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Toronto receives $104M from feds for hosting 2026 FIFA World Cup



Toronto receives 4M from feds for hosting 2026 FIFA World Cup

The federal government announced Toronto will receive $104 million in funding to help the city host six matches at the 2026 FIFA World Cup.

Toronto Mayor Olivia Chow and federal Sports Minister Carla Qualtrough provided the funding update on Friday at Toronto’s BMO Field, where the matches will be held. Neil Lumsden, Ontario’s Minister of Tourism, Culture and Sport, was also in attendance.

“We’re thrilled to receive this funding from the Government of Canada. This support will help Toronto host a winning FIFA World Cup in 2026 and showcase our city to the world,” said Mayor Chow.

“The tournament will leave a lasting legacy, providing economic opportunities, cultural enrichment and a sense of pride in our community. Toronto is ready to shine on the world stage, and we’re grateful for the support to make this a reality.”

In February, the provincial government awarded Toronto $97 million to support hosting games at BMO Field.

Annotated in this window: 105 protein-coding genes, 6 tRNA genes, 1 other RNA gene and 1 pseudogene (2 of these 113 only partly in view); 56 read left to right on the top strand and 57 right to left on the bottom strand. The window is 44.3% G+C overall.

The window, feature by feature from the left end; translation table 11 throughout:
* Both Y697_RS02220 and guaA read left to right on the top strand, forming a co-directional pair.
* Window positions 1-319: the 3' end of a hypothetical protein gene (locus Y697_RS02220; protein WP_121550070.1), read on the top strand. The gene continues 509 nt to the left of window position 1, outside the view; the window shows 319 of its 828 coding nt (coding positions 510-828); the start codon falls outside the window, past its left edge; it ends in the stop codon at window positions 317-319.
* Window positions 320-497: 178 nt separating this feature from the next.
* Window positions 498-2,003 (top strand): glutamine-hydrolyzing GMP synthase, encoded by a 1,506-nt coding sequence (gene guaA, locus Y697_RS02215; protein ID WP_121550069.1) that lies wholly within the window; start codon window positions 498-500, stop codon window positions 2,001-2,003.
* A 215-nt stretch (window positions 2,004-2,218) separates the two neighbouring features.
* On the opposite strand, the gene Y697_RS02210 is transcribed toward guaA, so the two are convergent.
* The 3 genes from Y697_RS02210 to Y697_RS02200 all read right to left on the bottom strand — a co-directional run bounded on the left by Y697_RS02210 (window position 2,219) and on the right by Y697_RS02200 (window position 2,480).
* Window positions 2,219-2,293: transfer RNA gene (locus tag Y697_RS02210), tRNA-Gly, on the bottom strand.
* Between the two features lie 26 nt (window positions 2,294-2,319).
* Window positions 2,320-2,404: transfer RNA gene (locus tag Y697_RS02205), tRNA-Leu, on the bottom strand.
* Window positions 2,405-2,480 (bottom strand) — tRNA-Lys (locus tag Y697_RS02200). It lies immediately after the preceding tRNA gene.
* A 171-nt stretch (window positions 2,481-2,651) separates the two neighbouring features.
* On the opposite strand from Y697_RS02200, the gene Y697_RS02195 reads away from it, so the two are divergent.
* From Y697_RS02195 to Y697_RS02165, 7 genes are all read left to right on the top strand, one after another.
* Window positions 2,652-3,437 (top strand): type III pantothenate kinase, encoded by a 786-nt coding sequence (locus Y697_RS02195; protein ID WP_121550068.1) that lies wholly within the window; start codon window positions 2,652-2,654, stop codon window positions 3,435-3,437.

FIFA World Cup to bring “economic, cultural and community benefits to Toronto”

Toronto has estimated its part of hosting the elite international soccer competition will cost $380 million, an increase of $80 million compared to a 2022 forecast.

Chow recently announced new oversight and advisory groups to help prepare for the increasingly costly event.

A city spokesperson said hosting the FIFA World Cup in 2026 will bring “significant economic, cultural and community benefits” and create over 3,500 jobs.

Toronto’s BMO Field will be the host stadium where FIFA World Cup 2026 games are played. Photo: Flickr.

Toronto will host six matches that kick off June 12, 2026, including the first-ever FIFA World Cup men’s match on Canadian soil with the opening match of Canada’s Men’s National Team. The games in Toronto conclude with a knockout round of 32 match on July 2, 2026.

Vancouver will also host games at the elite international soccer competition, which Canada is co-hosting with the United States and Mexico.

Officials announced Tuesday that hosting seven World Cup games at BC Place Stadium could cost up to $581 million, more than double the estimate from two years ago.

The combined efforts of Vancouver and Toronto are projected to contribute over $1.2 billion to Canada’s GDP. 

With files from The Canadian Press

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